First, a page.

as for CO2 being this big bad greenhouse gas, IIRC the largest producer of greenhouse gasses on the planet is cattle, not cars. they produce methane, which traps way more heat than CO2 anyway.



    So McDonald's is the root of this problem?



    Oh, wait— you said cattle, not horses.
  • Reply 29 of 43
    alcimedesalcimedes Posts: 5,486member
    saw another link today. this one over at the Telegraph. See here



    Quote:

    This announcement followed research published in 1998, when scientists at the Climatic Research Unit at the University of East Anglia declared that the 1990s had been hotter than any other period for 1,000 years.



    Such claims have now been sharply contradicted by the most comprehensive study yet of global temperature over the past 1,000 years. A review of more than 240 scientific studies has shown that today's temperatures are neither the warmest over the past millennium, nor are they producing the most extreme weather - in stark contrast to the claims of the environmentalists.




    sounds like they're going to blow the entire global warming argument out of the water. it will be interesting to hear what the reply is to this. i've wondered before if the timeframe was too short to know for sure if global warming is caused by humans.



    Quote:

    Dr Brown said: "The conclusion that 20th century warming is not unusual relies on the assertion that the Medieval Warm Period was a global phenomenon. This is not the conclusion of IPCC."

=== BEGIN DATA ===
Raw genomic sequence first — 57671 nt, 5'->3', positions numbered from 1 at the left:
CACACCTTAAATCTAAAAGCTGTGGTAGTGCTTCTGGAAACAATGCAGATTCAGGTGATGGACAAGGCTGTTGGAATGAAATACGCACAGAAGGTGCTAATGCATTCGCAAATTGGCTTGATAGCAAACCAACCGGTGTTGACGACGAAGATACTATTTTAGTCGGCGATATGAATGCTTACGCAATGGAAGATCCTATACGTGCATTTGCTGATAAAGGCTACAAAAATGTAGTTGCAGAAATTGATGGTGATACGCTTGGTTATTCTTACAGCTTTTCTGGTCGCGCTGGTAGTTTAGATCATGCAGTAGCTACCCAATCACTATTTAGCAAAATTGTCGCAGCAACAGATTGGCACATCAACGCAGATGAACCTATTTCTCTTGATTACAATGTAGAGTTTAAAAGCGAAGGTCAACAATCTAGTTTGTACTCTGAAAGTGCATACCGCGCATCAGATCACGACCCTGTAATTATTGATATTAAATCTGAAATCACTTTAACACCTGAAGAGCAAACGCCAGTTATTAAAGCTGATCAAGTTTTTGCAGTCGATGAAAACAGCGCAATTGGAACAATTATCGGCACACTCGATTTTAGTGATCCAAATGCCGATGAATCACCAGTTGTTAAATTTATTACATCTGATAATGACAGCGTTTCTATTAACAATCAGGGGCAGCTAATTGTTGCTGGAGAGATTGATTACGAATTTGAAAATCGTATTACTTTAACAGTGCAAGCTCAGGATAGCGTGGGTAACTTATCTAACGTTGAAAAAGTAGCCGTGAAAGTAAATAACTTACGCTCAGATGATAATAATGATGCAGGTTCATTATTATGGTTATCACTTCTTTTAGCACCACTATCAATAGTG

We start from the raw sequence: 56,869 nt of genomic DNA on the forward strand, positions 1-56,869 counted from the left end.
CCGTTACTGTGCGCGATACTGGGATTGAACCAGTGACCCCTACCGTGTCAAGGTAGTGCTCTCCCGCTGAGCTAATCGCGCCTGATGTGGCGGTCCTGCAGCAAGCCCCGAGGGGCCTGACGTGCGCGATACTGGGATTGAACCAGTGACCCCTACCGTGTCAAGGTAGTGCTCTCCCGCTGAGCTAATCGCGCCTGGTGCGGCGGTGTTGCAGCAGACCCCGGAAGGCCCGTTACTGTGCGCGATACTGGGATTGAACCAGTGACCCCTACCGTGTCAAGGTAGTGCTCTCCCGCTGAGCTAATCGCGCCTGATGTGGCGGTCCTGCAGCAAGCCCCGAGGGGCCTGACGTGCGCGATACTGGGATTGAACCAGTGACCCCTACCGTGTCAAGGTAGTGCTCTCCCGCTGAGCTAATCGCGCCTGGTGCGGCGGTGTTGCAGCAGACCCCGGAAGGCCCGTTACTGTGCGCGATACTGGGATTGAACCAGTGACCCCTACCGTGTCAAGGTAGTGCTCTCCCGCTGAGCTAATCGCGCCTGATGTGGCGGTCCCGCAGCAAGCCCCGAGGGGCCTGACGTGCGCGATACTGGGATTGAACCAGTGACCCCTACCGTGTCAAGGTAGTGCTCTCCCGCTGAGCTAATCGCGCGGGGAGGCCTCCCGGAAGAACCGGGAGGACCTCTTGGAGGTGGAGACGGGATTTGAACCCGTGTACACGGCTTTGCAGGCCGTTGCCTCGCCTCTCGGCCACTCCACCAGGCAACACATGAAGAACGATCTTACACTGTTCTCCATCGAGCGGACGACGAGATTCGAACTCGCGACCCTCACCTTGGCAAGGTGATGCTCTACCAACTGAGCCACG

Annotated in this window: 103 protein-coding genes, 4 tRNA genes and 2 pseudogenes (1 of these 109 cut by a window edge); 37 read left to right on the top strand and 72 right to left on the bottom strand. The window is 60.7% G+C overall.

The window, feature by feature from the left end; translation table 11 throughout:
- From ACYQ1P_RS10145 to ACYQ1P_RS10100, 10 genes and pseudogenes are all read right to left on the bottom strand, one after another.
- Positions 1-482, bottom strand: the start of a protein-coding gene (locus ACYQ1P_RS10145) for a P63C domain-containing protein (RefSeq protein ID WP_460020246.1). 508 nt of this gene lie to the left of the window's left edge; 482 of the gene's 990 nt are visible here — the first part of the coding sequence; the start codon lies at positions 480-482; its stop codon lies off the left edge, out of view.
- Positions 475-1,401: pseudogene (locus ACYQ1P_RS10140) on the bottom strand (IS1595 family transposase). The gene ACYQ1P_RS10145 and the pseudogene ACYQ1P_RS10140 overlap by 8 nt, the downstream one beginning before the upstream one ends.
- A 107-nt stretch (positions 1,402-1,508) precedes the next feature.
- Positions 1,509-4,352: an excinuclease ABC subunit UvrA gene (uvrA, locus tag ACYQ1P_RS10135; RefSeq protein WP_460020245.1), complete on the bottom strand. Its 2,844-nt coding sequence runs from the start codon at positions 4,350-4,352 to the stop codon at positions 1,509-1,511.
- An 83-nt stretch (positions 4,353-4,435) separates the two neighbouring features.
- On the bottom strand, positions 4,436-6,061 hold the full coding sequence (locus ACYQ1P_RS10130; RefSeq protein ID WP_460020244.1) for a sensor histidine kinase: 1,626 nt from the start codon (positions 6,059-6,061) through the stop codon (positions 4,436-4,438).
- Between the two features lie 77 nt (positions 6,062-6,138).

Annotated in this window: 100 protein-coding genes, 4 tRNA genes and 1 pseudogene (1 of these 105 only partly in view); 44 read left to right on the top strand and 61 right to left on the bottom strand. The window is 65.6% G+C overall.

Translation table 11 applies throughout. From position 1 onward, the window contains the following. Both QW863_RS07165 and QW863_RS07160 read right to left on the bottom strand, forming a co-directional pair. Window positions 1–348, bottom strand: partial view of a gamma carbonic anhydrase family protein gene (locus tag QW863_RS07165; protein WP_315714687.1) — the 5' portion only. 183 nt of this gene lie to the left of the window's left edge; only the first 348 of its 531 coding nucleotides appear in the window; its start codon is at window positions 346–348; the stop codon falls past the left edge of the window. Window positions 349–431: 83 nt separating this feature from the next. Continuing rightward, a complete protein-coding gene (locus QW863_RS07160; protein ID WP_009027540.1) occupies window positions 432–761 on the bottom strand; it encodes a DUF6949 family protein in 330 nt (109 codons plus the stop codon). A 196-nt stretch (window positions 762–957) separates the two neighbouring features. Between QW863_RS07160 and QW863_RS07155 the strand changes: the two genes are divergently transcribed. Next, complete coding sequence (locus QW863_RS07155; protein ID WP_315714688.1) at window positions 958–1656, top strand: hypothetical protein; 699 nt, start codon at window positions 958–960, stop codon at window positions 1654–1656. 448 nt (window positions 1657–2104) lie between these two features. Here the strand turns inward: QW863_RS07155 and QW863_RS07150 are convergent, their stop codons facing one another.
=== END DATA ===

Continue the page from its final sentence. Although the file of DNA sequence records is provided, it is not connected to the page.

guess they just say that they disagree. this will be good though, spart some debate and open thought/research on the subject again.
  • Reply 30 of 43
    bungebunge Posts: 7,329member
    Quote:

    Originally posted by alcimedes

    guess they just say that they disagree. this will be good though, spart some debate and open thought/research on the subject again.



    The argument isn't (or shouldn't be) if the temperature now is hotter than ever, but just simply if the temperature now has significantly increased (or decreased for that matter) because of human interference.



    So, even if the temperature was higher in the middle ages, what should the temperature be right now? Or, what would it be if we could subtract the human element? The average temp might have been 5 degrees warmer in the mid-ages, but what if our current temperature is 10 degree warmer than it would have been if we hadn't been burning all those fossil fuels?